Although written in Europe nearly a half-century ago, Anne Frank has remained immensely popular throughout the world. Anne lives in extraordinary circumstances, but many of her feelings, frustrations, and ideas are those of ordinary teenagers. Thus, the reader is able to identify with her while learning about a unique and terrible historical event. Anne maintains a sense of humor and optimism throughout her ordeal. A powerful testimony to her courage, Anne's diary is both sobering and inspiring.
Anne Frank: The Diary of a Young Girl Biography
When Anne Frank sat down with her diary, she could never have imagined the impact her words would have on generations of readers. By the end of the 1980s, sixteen million copies of her diary had been sold worldwide, and it remains the most often read primary account of the Holocaust. On July 15, 1944, Frank writes, ‘‘I feel the suffering of millions.'' She had no idea that her story would become the unlikely testament of those millions.
A self-described clown, Frank had no close friends with whom she could be completely open, so she invented one in the persona of "Kitty," to whom her diary entries are addressed. Although Frank's diary contains nothing of her experience at Bergen-Belsen, the concentration camp where she and her sister died, it does provide an altogether human portrait of the Jewish suffering during the Holocaust.
After the Secret Annex was invaded, the pages of Frank's diary were left scattered on the floor. Miep Gies, one of the people who had assisted the hideaways for over two years, discovered the pages and kept them safe. When Mr. Frank returned as the only survivor, Miep gave him the diary. Having just learned that Anne had died, Mr. Frank found reading the diary very painful. At the urging of his friends, he decided to publish the diary after deleting certain passages he considered unsuitable for widespread release. The Dutch version was published in 1947, and the English translation was first published in 1952 with an introduction by Eleanor Roosevelt. After Mr. Frank's death in 1980, a complete version including the previously omitted content was released as the Definitive Edition.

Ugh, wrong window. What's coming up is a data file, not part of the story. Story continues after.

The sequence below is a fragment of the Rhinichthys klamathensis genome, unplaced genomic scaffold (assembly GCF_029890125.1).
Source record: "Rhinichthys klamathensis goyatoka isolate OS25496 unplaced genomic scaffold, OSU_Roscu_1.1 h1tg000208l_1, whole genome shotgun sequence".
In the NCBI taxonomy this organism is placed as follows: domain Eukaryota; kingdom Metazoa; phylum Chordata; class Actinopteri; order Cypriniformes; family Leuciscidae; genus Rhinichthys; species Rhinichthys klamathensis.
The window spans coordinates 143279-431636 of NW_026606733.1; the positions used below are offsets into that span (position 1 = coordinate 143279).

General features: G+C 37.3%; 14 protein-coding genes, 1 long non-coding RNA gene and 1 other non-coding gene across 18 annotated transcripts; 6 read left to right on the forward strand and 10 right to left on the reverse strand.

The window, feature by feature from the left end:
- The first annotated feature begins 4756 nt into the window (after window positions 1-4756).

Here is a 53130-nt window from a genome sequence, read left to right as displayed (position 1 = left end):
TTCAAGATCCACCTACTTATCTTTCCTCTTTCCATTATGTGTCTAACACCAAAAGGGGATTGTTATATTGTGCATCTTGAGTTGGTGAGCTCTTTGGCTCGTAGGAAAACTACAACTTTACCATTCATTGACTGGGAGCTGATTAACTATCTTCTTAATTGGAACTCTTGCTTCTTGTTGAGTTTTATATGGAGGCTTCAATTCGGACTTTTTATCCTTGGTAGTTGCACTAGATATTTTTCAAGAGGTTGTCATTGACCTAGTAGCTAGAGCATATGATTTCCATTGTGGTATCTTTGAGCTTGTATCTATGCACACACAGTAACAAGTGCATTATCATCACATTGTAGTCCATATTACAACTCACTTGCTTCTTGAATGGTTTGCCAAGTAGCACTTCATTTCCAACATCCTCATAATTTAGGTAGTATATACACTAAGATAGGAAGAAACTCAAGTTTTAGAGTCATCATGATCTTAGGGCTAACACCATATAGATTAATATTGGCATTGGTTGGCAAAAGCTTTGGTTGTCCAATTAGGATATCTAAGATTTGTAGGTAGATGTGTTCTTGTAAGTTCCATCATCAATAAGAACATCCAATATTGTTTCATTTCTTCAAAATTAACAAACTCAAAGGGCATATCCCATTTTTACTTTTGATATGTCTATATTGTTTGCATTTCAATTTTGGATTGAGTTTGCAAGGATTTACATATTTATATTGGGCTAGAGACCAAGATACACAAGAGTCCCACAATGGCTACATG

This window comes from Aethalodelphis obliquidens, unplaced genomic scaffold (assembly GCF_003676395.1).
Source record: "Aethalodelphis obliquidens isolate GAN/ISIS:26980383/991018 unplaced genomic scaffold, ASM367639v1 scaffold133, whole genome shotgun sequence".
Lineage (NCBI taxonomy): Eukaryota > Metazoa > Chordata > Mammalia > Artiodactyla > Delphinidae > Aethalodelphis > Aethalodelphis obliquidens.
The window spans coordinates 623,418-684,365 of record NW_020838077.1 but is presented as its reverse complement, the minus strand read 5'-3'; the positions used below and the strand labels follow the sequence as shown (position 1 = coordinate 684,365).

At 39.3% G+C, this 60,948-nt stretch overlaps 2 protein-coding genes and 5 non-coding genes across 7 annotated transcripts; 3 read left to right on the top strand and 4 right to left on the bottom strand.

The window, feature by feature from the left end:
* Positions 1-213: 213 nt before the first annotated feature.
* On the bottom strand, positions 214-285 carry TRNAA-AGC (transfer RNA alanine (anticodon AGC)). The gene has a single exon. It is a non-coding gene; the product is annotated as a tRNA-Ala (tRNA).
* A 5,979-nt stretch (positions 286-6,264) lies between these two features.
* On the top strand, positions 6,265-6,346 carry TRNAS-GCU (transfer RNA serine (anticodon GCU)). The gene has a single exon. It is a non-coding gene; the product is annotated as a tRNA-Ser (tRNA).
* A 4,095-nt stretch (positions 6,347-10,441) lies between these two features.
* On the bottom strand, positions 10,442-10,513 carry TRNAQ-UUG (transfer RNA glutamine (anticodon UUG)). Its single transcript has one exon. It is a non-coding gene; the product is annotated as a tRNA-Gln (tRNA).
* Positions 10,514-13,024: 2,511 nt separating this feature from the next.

The diary opens on June 12, 1942. Frank and her family have gone into hiding to escape persecution by the Nazis, and Frank has decided that the diary she received for her thirteenth birthday will make the perfect friend and confidante. She names the diary ''Kitty,'' and explains that because she has never had a real friend to whom she could tell everything, she will create one in the persona of Kitty.
Frank writes that her family lived in Frankfurt until Mr. Frank fled to Amsterdam with his family as Nazi Germany became increasingly anti-Semitic. When the Nazis occupied Holland, Mr. Frank moved his family into the prearranged hiding place over the warehouse. The move to the hiding place was prompted by a letter to Margot, telling her to report to a reception center from which concentration camp assignments were made. Quickly and immediately, the Franks packed only a few belongings (so as not to arouse the suspicion of passersby) and wore as many of their clothes as they could so they could take up residence in the ''Secret Annex.'' Mr. Frank invited the Van Daans to come live in the hiding place, too. In all, there were seven people at first: Anne Frank, Mr. Frank, Mrs. Frank, Margot (Anne's sixteen-year-old sister), Mr. Van Daan, Mrs. Van Daan, and fifteen-year-old Peter Van Daan. Frank finds Mrs. Van Daan to be very interfering, and she finds Peter boring.
The group is able to stay abreast of current events by listening to a radio and from reports given by the helpers who bring supplies and good cheer to the hideaways. They learn that the situation in Amsterdam is...
(The entire section is 649 words.)
Frank's problems with her mother and with Mr. Dussel continue to make her miserable, and her loneliness becomes harder to bear. In an effort to combat loneliness and to feel understood by someone, Frank strikes up a relationship with Peter. Where she once found him lazy and boring, she now finds him sweet and in need of a friend. The more Frank visits Peter in his room, the more their parents become concerned about the propriety of such visits. Mr. Frank eventually tells Anne he thinks she should stop visiting Peter so much, to which Anne responds with a letter telling her father that she is old enough to make personal decisions on her own and that her decision is to continue the relationship. When Frank sees how hurt her father...
(The entire section is 388 words.)